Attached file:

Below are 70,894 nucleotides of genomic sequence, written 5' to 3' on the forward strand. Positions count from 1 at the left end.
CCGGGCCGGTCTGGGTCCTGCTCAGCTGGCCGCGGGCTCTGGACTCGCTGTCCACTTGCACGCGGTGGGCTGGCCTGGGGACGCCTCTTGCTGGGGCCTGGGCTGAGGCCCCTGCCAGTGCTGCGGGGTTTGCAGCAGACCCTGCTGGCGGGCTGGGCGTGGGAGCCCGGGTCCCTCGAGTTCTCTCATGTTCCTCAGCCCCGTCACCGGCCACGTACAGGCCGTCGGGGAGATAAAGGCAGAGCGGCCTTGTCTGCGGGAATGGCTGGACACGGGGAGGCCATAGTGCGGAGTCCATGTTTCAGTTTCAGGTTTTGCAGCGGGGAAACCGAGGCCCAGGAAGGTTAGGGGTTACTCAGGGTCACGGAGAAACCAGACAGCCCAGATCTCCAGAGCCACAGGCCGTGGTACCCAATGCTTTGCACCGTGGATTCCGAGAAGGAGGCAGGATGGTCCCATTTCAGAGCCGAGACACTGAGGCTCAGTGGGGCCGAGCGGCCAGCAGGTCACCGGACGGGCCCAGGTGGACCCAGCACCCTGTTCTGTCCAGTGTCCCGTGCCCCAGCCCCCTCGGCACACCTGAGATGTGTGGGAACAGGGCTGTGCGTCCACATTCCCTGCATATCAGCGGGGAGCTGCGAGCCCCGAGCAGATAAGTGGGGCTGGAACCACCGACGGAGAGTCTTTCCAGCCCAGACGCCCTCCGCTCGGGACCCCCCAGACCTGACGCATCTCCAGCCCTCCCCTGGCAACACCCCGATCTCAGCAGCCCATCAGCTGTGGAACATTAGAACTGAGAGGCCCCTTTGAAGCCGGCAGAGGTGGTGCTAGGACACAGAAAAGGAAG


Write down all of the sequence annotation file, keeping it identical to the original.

Below are 70,894 nucleotides of genomic sequence, written 5' to 3' on the forward strand. Positions count from 1 at the left end.
CCGGGCCGGTCTGGGTCCTGCTCAGCTGGCCGCGGGCTCTGGACTCGCTGTCCACTTGCACGCGGTGGGCTGGCCTGGGGACGCCTCTTGCTGGGGCCTGGGCTGAGGCCCCTGCCAGTGCTGCGGGGTTTGCAGCAGACCCTGCTGGCGGGCTGGGCGTGGGAGCCCGGGTCCCTCGAGTTCTCTCATGTTCCTCAGCCCCGTCACCGGCCACGTACAGGCCGTCGGGGAGATAAAGGCAGAGCGGCCTTGTCTGCGGGAATGGCTGGACACGGGGAGGCCATAGTGCGGAGTCCATGTTTCAGTTTCAGGTTTTGCAGCGGGGAAACCGAGGCCCAGGAAGGTTAGGGGTTACTCAGGGTCACGGAGAAACCAGACAGCCCAGATCTCCAGAGCCACAGGCCGTGGTACCCAATGCTTTGCACCGTGGATTCCGAGAAGGAGGCAGGATGGTCCCATTTCAGAGCCGAGACACTGAGGCTCAGTGGGGCCGAGCGGCCAGCAGGTCACCGGACGGGCCCAGGTGGACCCAGCACCCTGTTCTGTCCAGTGTCCCGTGCCCCAGCCCCCTCGGCACACCTGAGATGTGTGGGAACAGGGCTGTGCGTCCACATTCCCTGCATATCAGCGGGGAGCTGCGAGCCCCGAGCAGATAAGTGGGGCTGGAACCACCGACGGAGAGTCTTTCCAGCCCAGACGCCCTCCGCTCGGGACCCCCCAGACCTGACGCATCTCCAGCCCTCCCCTGGCAACACCCCGATCTCAGCAGCCCATCAGCTGTGGAACATTAGAACTGAGAGGCCCCTTTGAAGCCGGCAGAGGTGGTGCTAGGACACAGAAAAGGAAG